Jim Slater and the warning from the 1970s that we ignored

By Jonty Bloom
Business correspondent, BBC News

  • Published
Jim Slater playing Monopoly with 1970s businessmenImage source, Getty Images
Image caption,
Jim Slater, left, playing Monopoly in his early 1970s heyday

Jim Slater has died aged 86.

The name probably means nothing to anyone under the age of 50, but in the 1970s Jim Slater was a truly famous businessman.

A chartered accountant and stock market investor, he built up an empire by buying small companies and selling off parts of their business for more than he paid for the whole company.

His business Slater Walker was a stock market darling, but it - and he - came a cropper in spectacular style.

His asset-stripping empire expanded at a furious rate and then moved into banking and financial services, specialising in funding takeovers, mergers and property deals, but just like the rapid growth of the financial sector in the early years of this century, it was too good to last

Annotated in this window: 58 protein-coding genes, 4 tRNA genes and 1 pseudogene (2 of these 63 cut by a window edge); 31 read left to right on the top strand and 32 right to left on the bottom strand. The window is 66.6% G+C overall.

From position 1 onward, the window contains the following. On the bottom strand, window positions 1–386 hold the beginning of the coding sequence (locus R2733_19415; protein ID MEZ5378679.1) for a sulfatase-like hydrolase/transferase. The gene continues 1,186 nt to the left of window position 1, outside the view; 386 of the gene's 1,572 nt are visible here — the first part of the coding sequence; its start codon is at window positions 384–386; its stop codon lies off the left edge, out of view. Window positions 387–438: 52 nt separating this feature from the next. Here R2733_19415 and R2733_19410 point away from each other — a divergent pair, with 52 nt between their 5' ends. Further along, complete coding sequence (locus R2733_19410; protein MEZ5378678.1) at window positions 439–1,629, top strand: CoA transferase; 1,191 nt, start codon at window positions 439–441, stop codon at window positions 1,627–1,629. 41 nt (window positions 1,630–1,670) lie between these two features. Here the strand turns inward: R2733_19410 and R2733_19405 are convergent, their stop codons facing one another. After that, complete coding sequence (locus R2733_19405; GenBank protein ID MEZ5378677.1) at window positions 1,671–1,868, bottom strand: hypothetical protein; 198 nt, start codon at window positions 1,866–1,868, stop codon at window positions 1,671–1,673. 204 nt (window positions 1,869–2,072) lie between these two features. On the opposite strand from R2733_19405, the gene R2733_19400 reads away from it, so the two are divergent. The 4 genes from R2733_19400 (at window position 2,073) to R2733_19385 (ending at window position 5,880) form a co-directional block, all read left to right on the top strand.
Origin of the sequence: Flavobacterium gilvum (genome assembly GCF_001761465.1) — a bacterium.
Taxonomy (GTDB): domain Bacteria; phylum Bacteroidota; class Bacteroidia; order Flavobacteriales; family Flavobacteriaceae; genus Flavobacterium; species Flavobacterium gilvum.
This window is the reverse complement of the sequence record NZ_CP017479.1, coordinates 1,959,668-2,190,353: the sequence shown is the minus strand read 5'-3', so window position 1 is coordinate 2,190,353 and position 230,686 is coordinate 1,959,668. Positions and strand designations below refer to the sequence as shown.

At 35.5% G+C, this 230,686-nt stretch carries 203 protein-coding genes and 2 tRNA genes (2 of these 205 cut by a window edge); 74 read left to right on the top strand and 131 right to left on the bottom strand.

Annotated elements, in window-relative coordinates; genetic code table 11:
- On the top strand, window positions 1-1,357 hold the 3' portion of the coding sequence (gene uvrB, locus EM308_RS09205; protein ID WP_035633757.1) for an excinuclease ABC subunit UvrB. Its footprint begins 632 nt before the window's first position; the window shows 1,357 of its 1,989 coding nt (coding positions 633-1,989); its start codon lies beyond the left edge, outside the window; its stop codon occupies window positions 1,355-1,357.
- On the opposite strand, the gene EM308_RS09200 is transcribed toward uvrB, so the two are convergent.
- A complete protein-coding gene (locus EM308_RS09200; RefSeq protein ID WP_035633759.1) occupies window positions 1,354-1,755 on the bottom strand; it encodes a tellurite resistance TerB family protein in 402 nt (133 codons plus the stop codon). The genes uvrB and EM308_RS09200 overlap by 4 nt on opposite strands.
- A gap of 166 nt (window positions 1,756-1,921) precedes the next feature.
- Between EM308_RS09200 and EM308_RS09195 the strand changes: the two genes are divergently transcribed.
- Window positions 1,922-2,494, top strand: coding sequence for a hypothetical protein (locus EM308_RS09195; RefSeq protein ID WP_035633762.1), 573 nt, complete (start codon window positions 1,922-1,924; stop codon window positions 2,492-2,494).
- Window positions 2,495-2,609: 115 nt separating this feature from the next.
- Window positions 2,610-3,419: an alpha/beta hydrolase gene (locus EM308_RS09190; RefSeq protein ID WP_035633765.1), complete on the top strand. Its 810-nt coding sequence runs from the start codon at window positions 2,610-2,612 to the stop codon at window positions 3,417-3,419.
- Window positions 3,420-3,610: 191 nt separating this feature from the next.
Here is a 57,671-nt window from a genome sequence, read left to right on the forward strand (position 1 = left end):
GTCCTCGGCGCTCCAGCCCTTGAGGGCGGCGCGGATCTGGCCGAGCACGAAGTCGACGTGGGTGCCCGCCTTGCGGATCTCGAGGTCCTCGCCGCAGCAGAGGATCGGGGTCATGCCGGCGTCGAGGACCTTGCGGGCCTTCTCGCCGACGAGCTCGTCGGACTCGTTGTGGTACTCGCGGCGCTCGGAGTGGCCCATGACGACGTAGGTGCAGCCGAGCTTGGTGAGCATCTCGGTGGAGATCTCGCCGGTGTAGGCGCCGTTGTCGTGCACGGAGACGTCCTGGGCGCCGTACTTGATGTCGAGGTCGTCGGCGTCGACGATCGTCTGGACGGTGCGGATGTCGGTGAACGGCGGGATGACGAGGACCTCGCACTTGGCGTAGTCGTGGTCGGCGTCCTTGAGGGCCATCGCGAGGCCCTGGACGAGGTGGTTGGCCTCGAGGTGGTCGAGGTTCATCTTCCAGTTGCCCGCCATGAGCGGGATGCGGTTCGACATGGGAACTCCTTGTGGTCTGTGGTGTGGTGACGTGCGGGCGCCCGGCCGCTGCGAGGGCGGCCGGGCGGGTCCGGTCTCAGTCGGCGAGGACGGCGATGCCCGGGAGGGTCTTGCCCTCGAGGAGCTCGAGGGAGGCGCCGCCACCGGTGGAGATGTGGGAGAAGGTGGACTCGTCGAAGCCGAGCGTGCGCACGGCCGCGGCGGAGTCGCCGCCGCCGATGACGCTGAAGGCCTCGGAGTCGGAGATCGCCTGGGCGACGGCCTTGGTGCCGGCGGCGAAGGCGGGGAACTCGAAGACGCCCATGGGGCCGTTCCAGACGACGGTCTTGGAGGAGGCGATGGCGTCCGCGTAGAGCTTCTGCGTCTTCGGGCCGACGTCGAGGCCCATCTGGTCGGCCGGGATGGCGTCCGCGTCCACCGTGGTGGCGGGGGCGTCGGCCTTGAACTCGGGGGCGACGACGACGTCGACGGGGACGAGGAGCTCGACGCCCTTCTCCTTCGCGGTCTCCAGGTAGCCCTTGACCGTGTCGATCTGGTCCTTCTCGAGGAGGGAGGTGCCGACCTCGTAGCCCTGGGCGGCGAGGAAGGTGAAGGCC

As the stock market and property values faltered in the early 70s, Slater Walker's business model began to fall apart.

It had lent huge amounts of money to companies that were now struggling and Slater Walker turned from a model of the new bright business future to a failed bank with remarkable speed.

The Bank of England had to step in and bail it out with £110m, a huge sum at the time, causing many to complain that while British manufacturing companies were allowed to go bust with hardly a murmur there was endless tax payer money available to save a very badly run and obviously under-regulated bank.

It was a lesson that it took far less than 40 years to forget and, by 2008, badly run and regulated banks were once again lending far too much to businesses they didn't really understand.

The bailout this time has cost many, many billions and caused the toughest economic downturn in living memory - and probably far longer.

Jim Slater never returned to the forefront of British business but he became a wealthy man once again through property deals and stock market investments.

He also - somewhat improbably - wrote children's books and, using his more obvious experience, a column on investing for The Daily Telegraph.